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More than 90% of NI firms fear UK could enter recession

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Ann McGregor, Brian Murphy and Maureen O'Reilly

Ann McGregor, Brian Murphy and Maureen O'Reilly

Ann McGregor, Brian Murphy and Maureen O'Reilly

More than 90% of businesses here say the economy could enter a recession if the current outlook continues, a fresh survey has said.

Meanwhile, around three quarters of Northern Ireland companies say they are adapting to new trading arrangements here.

But 25% of members say they continue to find the new arrangements challenging.

However, two thirds say the EU exit has negatively affected business costs, 54%, the ease of doing business, while 28% have stated that it has negatively impacted on overall sales performance while for 19% it has been positive for sales, according to the latest quarterly survey from the Northern Ireland Chamber of Commerce and Industry with BDO.

Some of the biggest challenges facing businesses here include spiralling costs as soaring inflation continues to bite.

Inflationary pressures are hitting 90% of businesses, according to the survey.

“In quarter two, labour costs have also emerged as a very strong driver for both the manufacturing and services sectors, affecting twice as many members in quarter two 2022 compared to quarter 2022.

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“This is being driven in large part by challenges in recruiting staff. Rising utility and fuel costs are also key cost pressures.

The survey says during the second quarter of 2022, 83% of manufacturers and 75% of services businesses expecting to raise prices in the next three months.

Looking at general business performance, 52% of companies said they expect turnover to grow.

“While it is encouraging that a majority of our members traded positively in quarter two, behind this, the results of the latest QES survey indicate a crystallisation of the many challenges that they are currently facing,” Ann McGregor, NI Chamber chief executive, said.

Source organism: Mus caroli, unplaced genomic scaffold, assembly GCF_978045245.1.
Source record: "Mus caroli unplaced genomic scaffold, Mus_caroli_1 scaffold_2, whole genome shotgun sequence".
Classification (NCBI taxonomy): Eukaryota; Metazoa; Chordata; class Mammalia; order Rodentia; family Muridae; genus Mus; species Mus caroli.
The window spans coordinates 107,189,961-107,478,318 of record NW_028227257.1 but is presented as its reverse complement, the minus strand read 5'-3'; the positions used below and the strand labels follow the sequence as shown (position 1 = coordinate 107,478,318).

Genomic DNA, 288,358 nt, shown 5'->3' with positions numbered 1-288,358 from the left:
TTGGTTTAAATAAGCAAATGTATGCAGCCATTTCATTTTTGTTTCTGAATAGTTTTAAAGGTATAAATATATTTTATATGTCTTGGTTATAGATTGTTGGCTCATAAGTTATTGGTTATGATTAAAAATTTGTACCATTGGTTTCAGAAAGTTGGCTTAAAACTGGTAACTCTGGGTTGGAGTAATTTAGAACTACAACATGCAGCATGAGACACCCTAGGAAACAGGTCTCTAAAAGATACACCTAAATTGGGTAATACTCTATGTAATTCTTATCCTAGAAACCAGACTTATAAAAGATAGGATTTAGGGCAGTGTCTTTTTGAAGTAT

“The reported slow-down in demand is a concerning indicator and while we might expect that there would be some slow down after the relatively strong rebound for many after Covid, businesses are now facing an entirely different set of challenges which have been largely unanticipated.”

And Brian Murphy, managing partner, BDO NI said: “Despite the uncertainties created in recent years by Covid and Brexit, 82% of last quarter’s respondents have reported that they are trading positively, post pandemic, with 70% having also adapted to the post EU trading procedures. Considering the scale of the challenges, this is an incredible result and certainly tells me that businesses in Northern Ireland have been making the most of the good days.

“Unfortunately, the positive momentum that has been building in the economy will be very much needed to mitigate the cost of living and the cost of doing business that are taking their toll on many, with 72% of firms expressing concerns about cashflow and the impact of rising costs on the bottom line and 79% of those businesses expecting to have to raise prices as a result.”


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